Preparing the Turkey
Now that your turkey has thawed, you'll need to unwrap it and remove the neck and giblets from the body cavity/neck cavity. Just wash your hands, reach in there and pull them out. (Okay, gross, but just go ahead and do it.)
Wash the inside and outside of the turkey under cold running water, then rinse the giblets and neck under cold running water and wipe everything dry with paper towels.
Set the turkey in a roasting pan, and place the giblets and neck (except the liver--- see more about that in the section below, about gravy) in a medium saucepan.
Is bigger better?
While those big birds make spectacular displays, resist the temptation. If you need to feed a large crowd, get 2 smaller birds instead. Why? Because it's very difficult to cook a large turkey evenly, and maintain its tenderness and moistness without overcooking it. And if you think one big turkey is impressive, just imagine bringing out a platter holding TWO turkeys!
I suggest one 12-to-14 pound turkey for 10 to 12 servings, so if you're going to have 20 to 25 people, go ahead and get two 12-to-14 pound turkeys!
So, how much turkey do I need?
Plan on one and one-fourth pounds of turkey per person, which will leave you a bit for leftovers the next day. If you're feeding just a couple of people, consider getting just a turkey breast or about one-half pound per person. Remember, though, if you go the breast route, you won't have that great carcass the next day to make gumbo!
To Stuff or Not to Stuff (that is the question)
Now a lot of you may be stuffed turkey fans, but to tell the truth, I'm not for a couple of reasons. First, it's hard to achieve perfect doneness on the bird without drying out the stuffing at the same time. I like to control the temperature of both the turkey and the stuffing without overcooking anything by cooking the stuffing in a separate dish.
Second, it can be pretty messy trying to get the stuffing out, particularly if you wait to do it when carving the bird at the table. And last, harmful bacteria are more likely to grow if the turkey doesn't cook through all the way, or if the stuffing sits awhile in the bird after cooking.
If you do stuff, remove all the stuffing as soon as your turkey is completely cooked and comes out of the oven. If you don't serve all the stuffing right away, either put the remaining stuffing in the oven at 200F. to keep it hot until you need it, or refrigerate it in a shallow container, covered tightly.
Dry Rubs and Marinades
Everybody seems to have a favorite way to prepare their turkey for the oven---dry rub, butter rub, marinade, brine, stuffing, cheesecloth soaked in butter---you name it, there are a lot of preparations out there. Other than the Pepper-Stuffed Turkey and Fried Turkey (recipes in recipe section), I like to marinate my turkey overnight in a brine mixture.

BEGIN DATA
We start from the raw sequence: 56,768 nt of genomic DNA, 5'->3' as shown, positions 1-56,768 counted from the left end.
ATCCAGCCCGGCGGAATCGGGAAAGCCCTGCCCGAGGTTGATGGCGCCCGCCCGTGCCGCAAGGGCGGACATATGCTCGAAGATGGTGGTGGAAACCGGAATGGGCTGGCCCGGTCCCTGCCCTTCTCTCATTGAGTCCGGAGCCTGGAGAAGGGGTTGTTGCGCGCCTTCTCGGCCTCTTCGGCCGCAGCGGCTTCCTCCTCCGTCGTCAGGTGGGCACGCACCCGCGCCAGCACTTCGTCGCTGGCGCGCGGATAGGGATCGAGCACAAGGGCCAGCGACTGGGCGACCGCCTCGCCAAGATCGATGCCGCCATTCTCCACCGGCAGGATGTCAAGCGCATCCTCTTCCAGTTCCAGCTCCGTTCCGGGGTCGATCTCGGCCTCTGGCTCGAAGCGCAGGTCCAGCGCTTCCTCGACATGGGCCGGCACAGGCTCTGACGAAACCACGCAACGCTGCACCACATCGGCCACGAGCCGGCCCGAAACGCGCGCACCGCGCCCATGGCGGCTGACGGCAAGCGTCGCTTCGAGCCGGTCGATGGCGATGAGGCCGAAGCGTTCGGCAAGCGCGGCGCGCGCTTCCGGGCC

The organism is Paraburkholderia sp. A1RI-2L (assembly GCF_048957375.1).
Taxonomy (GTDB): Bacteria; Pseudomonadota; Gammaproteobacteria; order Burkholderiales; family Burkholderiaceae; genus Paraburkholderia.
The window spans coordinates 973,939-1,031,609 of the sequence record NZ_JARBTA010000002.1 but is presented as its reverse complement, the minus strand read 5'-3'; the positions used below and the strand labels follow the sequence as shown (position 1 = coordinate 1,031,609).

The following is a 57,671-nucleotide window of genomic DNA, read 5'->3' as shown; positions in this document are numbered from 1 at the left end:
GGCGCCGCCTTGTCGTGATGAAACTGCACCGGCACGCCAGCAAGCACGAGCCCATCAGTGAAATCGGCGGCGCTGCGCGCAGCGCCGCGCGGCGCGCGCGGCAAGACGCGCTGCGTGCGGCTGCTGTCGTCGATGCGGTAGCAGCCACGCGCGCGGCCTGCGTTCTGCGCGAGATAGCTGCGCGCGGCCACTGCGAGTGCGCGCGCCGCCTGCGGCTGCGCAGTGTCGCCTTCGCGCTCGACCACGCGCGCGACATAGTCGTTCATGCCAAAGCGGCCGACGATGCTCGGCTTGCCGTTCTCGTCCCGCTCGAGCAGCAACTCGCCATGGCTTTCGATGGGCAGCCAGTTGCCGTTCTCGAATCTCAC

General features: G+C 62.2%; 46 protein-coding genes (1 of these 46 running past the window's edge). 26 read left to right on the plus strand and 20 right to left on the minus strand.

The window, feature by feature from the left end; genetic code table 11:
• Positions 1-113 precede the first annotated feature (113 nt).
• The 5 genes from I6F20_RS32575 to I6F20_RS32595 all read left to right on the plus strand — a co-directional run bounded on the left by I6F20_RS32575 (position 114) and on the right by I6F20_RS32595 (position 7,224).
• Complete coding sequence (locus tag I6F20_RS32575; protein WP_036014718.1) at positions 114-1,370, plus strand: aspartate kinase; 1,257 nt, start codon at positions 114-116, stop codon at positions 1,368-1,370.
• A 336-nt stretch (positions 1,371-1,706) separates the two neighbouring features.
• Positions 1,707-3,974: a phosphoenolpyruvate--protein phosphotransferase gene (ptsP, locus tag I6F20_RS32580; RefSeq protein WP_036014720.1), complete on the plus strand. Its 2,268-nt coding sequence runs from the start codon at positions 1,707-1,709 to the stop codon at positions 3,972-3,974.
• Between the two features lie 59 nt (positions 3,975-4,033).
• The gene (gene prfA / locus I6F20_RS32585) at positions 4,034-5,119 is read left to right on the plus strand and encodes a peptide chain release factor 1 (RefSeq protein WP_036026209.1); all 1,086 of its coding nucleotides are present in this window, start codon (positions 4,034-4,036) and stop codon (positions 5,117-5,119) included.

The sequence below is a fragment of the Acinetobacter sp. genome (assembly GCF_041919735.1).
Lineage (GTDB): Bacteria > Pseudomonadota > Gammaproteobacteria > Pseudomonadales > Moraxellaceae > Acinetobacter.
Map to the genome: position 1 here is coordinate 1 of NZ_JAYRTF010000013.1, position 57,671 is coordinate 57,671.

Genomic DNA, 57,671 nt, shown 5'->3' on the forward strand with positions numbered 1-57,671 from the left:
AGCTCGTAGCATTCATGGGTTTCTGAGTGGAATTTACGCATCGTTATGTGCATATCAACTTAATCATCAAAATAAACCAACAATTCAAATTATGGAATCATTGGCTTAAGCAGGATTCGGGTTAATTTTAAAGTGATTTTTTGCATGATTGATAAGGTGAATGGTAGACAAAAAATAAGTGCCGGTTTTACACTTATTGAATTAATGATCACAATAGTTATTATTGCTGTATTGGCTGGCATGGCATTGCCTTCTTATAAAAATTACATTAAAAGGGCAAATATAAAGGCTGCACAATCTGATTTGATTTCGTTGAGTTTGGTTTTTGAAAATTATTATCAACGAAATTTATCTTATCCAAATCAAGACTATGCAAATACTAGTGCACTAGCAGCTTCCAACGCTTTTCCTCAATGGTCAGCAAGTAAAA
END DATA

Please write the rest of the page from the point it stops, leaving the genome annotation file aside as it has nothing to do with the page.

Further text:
This method is pretty common in the Northeast, and what you do is soak the turkey in a mixture of salt, sugar, water and seasonings for at least 4 hours and up to 24 hours. What this does is plump up the breast meat with a sort of moisture cushion, which keeps the bird moist during cooking and imparts a great flavor. Also brining speeds up the cooking time by about 30 minutes, since water conducts heat.
How to brine
Remove the neck, giblets and liver, and reserve for the gravy.
Rinse the turkey inside and out under cold running water.
Dissolve 1 cup salt and 1 cup brown sugar in 2 gallons of cold water in a non-reactive container, such as a clean bucket or large stock pot. (You can even pour it into a clean, heavy-duty, plastic garbage bag, or a small ice chest that will hold the turkey snugly).
To the brine solution I also like to add 2 quartered oranges, 2 quartered lemons, 6 sprigs of sage, and 4 sprigs of roughly chopped rosemary.
Note: if you have a big turkey and need more brine than this, use one-half cup salt and one-half cup brown sugar for every gallon of water.
Soak the turkey in the brine, covered and refrigerated, for at least 4 hours and up to 24 hours.
Remove the turkey from the brine and rinse well under cold running water.
Pat the turkey dry with paper towels, inside and out.
Transfer the turkey to a roasting pan, loosely tie drumsticks together with kitchen string, and cook as desired.
Tying it all Together
So, what's all this about trussing? Some folks do, I don't. Trussing is done to hold the turkey together so it'll keep its shape, but I think it's just as effective and much easier to simply tie the drumsticks together with heavy kitchen twine. Just tie a tight knot around one drumstick, then pull it close to the other one, and secure it with the twine.
And when the turkey comes out of the oven, just snip right through the twine, pull it away and discard. Easy!